The best way to describe Pink Skies’ sound is electrifyingly present. His synth-heavy productions seem to fuse together the best of classic rock with modern indietronica acts such as Tame Impala and Glass Animals. Pink Skies productions perfectly blend together a myriad of genres such as experimental electronica, pop-based melodies, psychedelic rock, R&B, 1970’s rock, and chillwave.
Garnering recent credits on 6LACK’s latest East Atlanta Love Letter, Pink Skies new release "Portland" demonstrates his range and abilities as a producer. “Portland” introduces you to Pink Skies’ mystical world, one where it is easy to get lost in the moment. His latest album Does It Really Matter? was released since this past July. Read this Q&A to learn more about Pink Skies AKA Arieh Berl, a talented singer-songwriter, producer, and multi-instrumentalist whose dreamy and surreal music is quickly gaining attention.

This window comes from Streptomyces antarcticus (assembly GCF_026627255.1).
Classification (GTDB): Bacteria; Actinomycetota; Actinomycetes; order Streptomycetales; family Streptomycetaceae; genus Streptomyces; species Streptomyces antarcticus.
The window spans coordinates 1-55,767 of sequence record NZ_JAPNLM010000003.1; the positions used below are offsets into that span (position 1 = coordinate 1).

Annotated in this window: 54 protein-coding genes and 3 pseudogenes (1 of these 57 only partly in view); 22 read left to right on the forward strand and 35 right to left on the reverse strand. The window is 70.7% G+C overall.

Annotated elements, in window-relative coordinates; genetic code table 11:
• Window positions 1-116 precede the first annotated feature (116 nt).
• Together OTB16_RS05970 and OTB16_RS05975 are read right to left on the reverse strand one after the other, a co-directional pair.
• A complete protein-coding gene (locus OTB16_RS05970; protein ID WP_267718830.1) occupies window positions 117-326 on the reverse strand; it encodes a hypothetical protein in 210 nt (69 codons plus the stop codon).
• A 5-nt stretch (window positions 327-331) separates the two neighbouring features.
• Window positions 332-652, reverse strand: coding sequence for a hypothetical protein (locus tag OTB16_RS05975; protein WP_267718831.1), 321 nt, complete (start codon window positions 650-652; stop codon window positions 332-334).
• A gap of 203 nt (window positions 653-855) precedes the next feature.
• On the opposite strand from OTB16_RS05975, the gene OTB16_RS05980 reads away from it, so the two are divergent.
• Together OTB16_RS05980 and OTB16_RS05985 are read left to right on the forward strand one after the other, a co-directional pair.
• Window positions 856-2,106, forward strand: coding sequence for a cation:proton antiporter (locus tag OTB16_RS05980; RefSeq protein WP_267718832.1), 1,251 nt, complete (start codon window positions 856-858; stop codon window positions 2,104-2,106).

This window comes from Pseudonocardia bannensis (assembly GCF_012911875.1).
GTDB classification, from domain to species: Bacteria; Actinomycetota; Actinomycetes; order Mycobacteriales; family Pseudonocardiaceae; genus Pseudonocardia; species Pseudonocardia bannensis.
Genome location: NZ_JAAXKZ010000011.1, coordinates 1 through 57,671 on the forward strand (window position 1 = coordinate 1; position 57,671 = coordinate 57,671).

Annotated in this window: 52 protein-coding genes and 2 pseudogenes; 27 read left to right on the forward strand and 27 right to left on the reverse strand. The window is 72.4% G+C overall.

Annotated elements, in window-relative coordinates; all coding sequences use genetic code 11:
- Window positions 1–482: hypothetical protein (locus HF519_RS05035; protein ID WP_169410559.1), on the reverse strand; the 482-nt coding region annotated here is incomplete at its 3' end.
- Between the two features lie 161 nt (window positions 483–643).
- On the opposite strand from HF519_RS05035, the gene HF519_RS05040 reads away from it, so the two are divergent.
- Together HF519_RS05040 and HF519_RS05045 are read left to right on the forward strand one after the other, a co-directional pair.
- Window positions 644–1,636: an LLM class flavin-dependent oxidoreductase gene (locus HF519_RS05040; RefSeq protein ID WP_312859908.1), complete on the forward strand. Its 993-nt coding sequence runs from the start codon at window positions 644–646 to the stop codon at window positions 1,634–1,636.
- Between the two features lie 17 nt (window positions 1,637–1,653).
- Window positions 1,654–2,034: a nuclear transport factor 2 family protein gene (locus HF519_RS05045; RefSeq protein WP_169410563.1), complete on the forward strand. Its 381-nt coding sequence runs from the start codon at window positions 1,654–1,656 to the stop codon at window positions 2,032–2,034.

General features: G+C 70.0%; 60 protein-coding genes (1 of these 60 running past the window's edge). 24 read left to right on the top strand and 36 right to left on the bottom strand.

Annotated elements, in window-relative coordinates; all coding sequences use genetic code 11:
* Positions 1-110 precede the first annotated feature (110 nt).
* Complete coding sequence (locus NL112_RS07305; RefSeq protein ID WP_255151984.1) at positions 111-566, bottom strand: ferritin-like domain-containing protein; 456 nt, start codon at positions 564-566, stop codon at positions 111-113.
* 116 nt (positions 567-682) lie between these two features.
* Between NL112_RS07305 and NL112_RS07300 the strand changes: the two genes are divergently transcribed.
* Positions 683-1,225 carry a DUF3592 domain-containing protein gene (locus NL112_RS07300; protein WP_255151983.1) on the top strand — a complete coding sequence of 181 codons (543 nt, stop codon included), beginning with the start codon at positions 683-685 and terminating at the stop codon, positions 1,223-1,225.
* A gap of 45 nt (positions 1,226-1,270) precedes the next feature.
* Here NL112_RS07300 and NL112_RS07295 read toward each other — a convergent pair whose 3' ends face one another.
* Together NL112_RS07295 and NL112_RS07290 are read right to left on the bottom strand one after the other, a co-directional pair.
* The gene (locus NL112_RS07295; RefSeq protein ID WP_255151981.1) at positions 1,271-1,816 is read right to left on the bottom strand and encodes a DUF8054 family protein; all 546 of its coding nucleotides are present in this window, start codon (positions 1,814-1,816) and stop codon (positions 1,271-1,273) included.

How did you first get into making music? How has your music evolved over the years?
I got into music after watching a James Bond movie with my Dad. It was the one with Halle Berry in it, I was probably 10. There was a really cool scene where 'London Calling' from The Clash was playing. I asked my dad to rewind that part like 100 times. The next day, I went to Amoeba in Berkeley and got a Greatest Hits album by The Clash, and that was it. Hooked forever. I started out playing the drums, but after I saw the movie School Of Rock I decided that I wanted to play guitar and continued to play every single day for hours at a time.